• Nestlé attempted to use Muse's song ‘Feeling Good’ in a coffee commercial, though the band refused to give the company permission to do so. After Nestlé used the song without their permission, the band successfully sued Nestlé for £500,000 and donated the proceeds to Oxfam.

  • Muse's song 'New Born' has been used in the film Haute Tension and a remix by Paul Oakenfold was used in Dominic Sena's film Swordfish.

  • ‘Feeling Good’ is a cover version of the original song written by Anthony Newley and Leslie Bricusse from the 1965 musical The Roar of the Greasepaint – The Smell of the Crowd. Bellamy decided to include it in the album because Nina Simone's version of the song is a favourite of his mother's.

  • 'Feeling Good' was used to advertise Eden, a new channel launched in January 2009, that was previously known as UKTV Documentary. It was also included as on the soundtrack for the 2008 film Seven Pounds.

  • Parts of the song ‘New Born’ have been used in an advert for Oxfam. The advert uses part of the piano intro and the main guitar riff. 'New Born' was also used in an advert for the Lloyds TSB in 2008.

  • ‘Plug In Baby’ is a playable track in Guitar Hero 5. Matt Bellamy provided motion capture on the song and appears as a guest musician whenever it is played in Career Mode.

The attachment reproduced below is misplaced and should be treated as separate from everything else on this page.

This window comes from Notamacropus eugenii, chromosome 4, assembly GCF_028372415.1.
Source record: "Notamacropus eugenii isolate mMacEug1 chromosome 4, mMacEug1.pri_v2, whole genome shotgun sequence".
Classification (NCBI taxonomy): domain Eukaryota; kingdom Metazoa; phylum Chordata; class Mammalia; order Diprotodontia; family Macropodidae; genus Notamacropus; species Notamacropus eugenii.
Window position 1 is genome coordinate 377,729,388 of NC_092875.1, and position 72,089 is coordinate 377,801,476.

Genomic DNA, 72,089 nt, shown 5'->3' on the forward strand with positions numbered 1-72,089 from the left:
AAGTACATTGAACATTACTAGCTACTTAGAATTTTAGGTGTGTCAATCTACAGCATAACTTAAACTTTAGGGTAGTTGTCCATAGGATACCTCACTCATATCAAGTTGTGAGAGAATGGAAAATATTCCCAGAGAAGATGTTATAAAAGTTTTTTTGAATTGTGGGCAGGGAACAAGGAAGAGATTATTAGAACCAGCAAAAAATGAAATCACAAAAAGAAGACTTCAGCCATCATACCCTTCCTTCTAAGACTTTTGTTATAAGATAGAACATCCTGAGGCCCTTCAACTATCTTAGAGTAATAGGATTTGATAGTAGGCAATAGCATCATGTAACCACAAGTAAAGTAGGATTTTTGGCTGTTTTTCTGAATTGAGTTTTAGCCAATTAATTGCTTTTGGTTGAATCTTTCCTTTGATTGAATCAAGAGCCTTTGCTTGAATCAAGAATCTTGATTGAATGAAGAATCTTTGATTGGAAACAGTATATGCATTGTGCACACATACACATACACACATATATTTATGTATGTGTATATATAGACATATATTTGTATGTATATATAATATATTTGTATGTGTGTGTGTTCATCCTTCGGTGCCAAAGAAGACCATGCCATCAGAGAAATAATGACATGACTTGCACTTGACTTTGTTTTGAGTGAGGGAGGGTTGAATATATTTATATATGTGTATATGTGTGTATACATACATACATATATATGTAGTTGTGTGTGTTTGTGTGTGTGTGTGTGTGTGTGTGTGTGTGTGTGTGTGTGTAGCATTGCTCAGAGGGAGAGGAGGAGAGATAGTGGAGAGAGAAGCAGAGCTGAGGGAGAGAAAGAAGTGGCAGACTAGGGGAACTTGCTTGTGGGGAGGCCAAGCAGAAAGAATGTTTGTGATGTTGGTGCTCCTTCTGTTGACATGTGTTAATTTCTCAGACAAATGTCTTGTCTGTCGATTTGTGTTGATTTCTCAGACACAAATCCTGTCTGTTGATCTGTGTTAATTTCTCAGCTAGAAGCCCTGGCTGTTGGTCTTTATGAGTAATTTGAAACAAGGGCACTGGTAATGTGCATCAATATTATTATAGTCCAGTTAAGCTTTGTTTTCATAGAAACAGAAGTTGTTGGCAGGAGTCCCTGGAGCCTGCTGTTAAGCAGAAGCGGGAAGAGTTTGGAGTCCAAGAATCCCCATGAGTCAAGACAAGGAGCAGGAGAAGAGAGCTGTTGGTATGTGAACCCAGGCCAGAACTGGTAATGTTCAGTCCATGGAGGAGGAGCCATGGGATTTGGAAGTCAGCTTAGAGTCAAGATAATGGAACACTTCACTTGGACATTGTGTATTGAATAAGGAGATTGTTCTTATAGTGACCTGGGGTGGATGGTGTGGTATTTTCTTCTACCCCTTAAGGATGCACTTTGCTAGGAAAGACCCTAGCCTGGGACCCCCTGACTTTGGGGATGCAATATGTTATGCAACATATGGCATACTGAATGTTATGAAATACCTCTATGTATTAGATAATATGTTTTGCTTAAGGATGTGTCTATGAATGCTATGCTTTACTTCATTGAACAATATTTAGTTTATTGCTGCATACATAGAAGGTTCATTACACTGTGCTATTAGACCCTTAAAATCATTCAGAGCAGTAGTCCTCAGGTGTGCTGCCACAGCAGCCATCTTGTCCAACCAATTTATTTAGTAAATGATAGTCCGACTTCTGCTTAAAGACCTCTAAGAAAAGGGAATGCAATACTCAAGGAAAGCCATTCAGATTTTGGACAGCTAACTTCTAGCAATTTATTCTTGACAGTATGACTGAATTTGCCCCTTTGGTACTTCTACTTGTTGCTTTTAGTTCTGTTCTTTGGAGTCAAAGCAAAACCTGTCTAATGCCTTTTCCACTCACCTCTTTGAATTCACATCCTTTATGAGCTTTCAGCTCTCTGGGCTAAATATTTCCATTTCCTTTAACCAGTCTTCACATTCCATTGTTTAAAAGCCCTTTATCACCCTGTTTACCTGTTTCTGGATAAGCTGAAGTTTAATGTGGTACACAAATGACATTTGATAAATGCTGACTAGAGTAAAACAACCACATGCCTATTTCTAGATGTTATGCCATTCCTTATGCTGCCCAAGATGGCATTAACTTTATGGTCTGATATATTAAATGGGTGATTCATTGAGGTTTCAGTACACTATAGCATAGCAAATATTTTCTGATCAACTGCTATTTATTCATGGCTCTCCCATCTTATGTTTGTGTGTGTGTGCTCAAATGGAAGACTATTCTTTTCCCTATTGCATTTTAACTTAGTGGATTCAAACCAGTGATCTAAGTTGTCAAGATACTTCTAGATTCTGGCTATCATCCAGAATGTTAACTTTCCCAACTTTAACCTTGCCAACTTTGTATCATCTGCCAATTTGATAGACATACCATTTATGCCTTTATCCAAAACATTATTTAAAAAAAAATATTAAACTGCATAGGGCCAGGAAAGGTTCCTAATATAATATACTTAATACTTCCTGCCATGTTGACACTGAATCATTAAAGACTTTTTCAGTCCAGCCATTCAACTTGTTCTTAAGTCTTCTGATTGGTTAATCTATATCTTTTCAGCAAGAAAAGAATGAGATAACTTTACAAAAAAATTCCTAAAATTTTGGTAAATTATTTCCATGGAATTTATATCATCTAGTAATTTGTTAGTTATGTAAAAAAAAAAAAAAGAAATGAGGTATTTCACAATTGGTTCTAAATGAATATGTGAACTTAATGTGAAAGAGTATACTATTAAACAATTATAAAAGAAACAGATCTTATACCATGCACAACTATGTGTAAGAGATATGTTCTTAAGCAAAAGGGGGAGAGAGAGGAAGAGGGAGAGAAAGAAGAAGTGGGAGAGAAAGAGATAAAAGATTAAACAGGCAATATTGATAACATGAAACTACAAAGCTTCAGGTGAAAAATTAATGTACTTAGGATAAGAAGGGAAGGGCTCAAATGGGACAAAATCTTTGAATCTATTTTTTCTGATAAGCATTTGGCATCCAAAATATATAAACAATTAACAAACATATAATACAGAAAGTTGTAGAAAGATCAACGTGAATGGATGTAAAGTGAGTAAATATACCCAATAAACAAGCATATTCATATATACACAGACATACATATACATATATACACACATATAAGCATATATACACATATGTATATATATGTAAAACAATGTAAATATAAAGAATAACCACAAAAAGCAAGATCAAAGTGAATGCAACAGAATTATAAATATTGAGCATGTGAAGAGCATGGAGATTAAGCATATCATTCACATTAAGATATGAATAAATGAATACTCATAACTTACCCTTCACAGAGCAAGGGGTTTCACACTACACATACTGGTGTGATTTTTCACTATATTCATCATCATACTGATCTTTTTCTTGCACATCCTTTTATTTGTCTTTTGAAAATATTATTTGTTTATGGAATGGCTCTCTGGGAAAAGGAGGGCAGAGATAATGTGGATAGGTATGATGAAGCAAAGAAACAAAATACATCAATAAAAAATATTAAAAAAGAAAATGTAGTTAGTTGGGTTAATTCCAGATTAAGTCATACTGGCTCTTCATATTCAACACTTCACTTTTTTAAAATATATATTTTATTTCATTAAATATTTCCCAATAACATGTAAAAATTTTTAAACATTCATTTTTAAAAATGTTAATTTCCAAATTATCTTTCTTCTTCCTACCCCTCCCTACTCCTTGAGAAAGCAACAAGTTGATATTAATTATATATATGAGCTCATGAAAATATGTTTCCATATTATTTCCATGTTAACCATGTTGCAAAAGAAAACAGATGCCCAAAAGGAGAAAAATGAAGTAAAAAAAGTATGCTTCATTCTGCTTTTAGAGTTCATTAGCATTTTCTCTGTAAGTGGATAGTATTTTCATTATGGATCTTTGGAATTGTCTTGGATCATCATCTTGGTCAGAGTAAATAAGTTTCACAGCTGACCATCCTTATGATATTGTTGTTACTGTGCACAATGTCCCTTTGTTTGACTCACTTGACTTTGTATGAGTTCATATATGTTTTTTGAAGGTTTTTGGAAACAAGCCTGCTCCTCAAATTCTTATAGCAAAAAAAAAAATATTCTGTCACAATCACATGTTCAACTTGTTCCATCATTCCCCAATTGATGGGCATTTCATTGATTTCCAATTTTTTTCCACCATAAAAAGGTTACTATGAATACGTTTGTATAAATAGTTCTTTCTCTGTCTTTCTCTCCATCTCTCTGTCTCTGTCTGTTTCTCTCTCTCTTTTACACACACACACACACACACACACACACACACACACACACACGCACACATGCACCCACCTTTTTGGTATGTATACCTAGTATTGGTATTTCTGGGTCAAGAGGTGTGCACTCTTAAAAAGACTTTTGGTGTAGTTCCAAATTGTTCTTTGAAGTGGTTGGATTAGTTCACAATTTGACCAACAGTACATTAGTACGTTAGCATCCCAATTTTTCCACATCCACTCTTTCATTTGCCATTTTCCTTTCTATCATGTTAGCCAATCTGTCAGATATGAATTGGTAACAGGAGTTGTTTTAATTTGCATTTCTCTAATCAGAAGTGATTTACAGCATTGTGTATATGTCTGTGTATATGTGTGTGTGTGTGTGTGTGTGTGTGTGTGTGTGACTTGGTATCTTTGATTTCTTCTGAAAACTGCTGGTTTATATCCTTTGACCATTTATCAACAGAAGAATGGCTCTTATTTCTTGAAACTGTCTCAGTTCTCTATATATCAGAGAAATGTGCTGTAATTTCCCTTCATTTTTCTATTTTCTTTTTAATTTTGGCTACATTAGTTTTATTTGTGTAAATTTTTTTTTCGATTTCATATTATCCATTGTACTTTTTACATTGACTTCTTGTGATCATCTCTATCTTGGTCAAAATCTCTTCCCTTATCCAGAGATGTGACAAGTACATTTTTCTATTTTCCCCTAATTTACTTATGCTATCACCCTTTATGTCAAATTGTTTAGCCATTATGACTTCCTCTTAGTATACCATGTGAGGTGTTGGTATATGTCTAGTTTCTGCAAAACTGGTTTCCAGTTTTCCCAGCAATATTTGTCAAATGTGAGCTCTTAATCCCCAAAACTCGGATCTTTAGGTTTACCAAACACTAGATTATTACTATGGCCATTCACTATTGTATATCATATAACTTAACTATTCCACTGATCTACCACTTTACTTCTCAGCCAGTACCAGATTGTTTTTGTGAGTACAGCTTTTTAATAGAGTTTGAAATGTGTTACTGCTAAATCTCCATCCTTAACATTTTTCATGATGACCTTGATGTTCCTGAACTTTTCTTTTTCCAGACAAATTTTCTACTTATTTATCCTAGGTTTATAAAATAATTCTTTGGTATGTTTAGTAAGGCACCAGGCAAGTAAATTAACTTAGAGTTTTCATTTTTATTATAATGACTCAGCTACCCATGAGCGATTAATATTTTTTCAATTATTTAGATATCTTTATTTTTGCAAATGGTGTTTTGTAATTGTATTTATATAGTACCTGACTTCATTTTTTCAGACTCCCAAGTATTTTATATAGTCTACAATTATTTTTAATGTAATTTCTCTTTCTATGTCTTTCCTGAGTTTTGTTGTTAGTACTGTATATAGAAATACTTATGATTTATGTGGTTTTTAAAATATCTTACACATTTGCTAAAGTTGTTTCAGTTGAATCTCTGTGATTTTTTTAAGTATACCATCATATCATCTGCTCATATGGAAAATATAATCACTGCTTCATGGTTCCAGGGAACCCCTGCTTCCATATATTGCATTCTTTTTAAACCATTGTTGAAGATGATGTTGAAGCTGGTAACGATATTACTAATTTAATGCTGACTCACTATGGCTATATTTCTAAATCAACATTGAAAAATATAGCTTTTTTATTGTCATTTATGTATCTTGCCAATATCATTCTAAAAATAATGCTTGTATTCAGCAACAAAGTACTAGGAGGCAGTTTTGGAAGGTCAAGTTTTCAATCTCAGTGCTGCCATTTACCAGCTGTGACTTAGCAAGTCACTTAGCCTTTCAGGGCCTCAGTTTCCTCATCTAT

• Part of the song 'Micro Cuts' has been used for the Italian version of the advert for a Roberto Cavalli perfume in 2003, which featured Spanish model Nuria de la Fuente.

  • Their song 'Space Dementia' was used for the advert for the fragrance Midnight Poison by Christian Dior, released in 2007. The advert features Bond girl Eva Green, and was directed by Wong Kar-wai.

  • American Idol finalist Adam Lambert covered ‘Feeling Good’ during the 2009 series’ live shows, replicating the arrangement of Muse's cover version.

  • Muse's drummer Dominic Howard has said that 'Origin Of Symmetry' is the band's ‘favourite out of all of them’ and they are hoping to give it the ‘production it deserves’ at Reading & Leeds.

More about:


Photo: WENN.com